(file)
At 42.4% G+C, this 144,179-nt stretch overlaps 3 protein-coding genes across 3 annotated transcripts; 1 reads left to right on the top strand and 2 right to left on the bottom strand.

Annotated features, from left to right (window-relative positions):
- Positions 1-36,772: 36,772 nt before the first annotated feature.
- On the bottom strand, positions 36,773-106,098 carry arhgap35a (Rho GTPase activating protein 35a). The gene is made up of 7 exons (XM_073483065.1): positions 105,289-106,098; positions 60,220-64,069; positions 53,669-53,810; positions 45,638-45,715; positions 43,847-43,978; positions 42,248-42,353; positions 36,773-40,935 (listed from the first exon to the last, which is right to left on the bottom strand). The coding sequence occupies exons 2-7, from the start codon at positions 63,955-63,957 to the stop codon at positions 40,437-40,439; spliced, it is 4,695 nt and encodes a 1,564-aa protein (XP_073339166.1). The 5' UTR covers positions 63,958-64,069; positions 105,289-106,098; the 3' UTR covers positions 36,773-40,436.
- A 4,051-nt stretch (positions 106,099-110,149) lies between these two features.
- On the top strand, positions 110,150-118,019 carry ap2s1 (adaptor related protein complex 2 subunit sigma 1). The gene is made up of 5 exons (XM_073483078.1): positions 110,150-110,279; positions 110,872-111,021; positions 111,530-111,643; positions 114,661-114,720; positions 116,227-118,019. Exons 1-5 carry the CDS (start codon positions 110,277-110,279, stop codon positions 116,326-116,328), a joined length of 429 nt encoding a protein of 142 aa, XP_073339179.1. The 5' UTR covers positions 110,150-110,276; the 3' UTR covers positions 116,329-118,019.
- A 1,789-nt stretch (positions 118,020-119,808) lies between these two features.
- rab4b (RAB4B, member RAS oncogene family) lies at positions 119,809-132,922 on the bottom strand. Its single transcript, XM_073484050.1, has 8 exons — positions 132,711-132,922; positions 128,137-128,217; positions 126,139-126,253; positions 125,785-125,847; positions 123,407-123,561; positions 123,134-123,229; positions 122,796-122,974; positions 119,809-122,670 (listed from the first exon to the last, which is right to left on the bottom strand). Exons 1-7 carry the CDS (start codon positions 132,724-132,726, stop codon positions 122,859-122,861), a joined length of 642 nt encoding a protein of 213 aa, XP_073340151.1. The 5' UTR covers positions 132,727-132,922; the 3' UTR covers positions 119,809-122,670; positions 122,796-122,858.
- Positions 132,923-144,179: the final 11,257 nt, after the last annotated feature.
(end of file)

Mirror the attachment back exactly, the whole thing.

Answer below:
At 42.4% G+C, this 144,179-nt stretch overlaps 3 protein-coding genes across 3 annotated transcripts; 1 reads left to right on the top strand and 2 right to left on the bottom strand.

Annotated features, from left to right (window-relative positions):
- Positions 1-36,772: 36,772 nt before the first annotated feature.
- On the bottom strand, positions 36,773-106,098 carry arhgap35a (Rho GTPase activating protein 35a). The gene is made up of 7 exons (XM_073483065.1): positions 105,289-106,098; positions 60,220-64,069; positions 53,669-53,810; positions 45,638-45,715; positions 43,847-43,978; positions 42,248-42,353; positions 36,773-40,935 (listed from the first exon to the last, which is right to left on the bottom strand). The coding sequence occupies exons 2-7, from the start codon at positions 63,955-63,957 to the stop codon at positions 40,437-40,439; spliced, it is 4,695 nt and encodes a 1,564-aa protein (XP_073339166.1). The 5' UTR covers positions 63,958-64,069; positions 105,289-106,098; the 3' UTR covers positions 36,773-40,436.
- A 4,051-nt stretch (positions 106,099-110,149) lies between these two features.
- On the top strand, positions 110,150-118,019 carry ap2s1 (adaptor related protein complex 2 subunit sigma 1). The gene is made up of 5 exons (XM_073483078.1): positions 110,150-110,279; positions 110,872-111,021; positions 111,530-111,643; positions 114,661-114,720; positions 116,227-118,019. Exons 1-5 carry the CDS (start codon positions 110,277-110,279, stop codon positions 116,326-116,328), a joined length of 429 nt encoding a protein of 142 aa, XP_073339179.1. The 5' UTR covers positions 110,150-110,276; the 3' UTR covers positions 116,329-118,019.
- A 1,789-nt stretch (positions 118,020-119,808) lies between these two features.
- rab4b (RAB4B, member RAS oncogene family) lies at positions 119,809-132,922 on the bottom strand. Its single transcript, XM_073484050.1, has 8 exons — positions 132,711-132,922; positions 128,137-128,217; positions 126,139-126,253; positions 125,785-125,847; positions 123,407-123,561; positions 123,134-123,229; positions 122,796-122,974; positions 119,809-122,670 (listed from the first exon to the last, which is right to left on the bottom strand). Exons 1-7 carry the CDS (start codon positions 132,724-132,726, stop codon positions 122,859-122,861), a joined length of 642 nt encoding a protein of 213 aa, XP_073340151.1. The 5' UTR covers positions 132,727-132,922; the 3' UTR covers positions 119,809-122,670; positions 122,796-122,858.
- Positions 132,923-144,179: the final 11,257 nt, after the last annotated feature.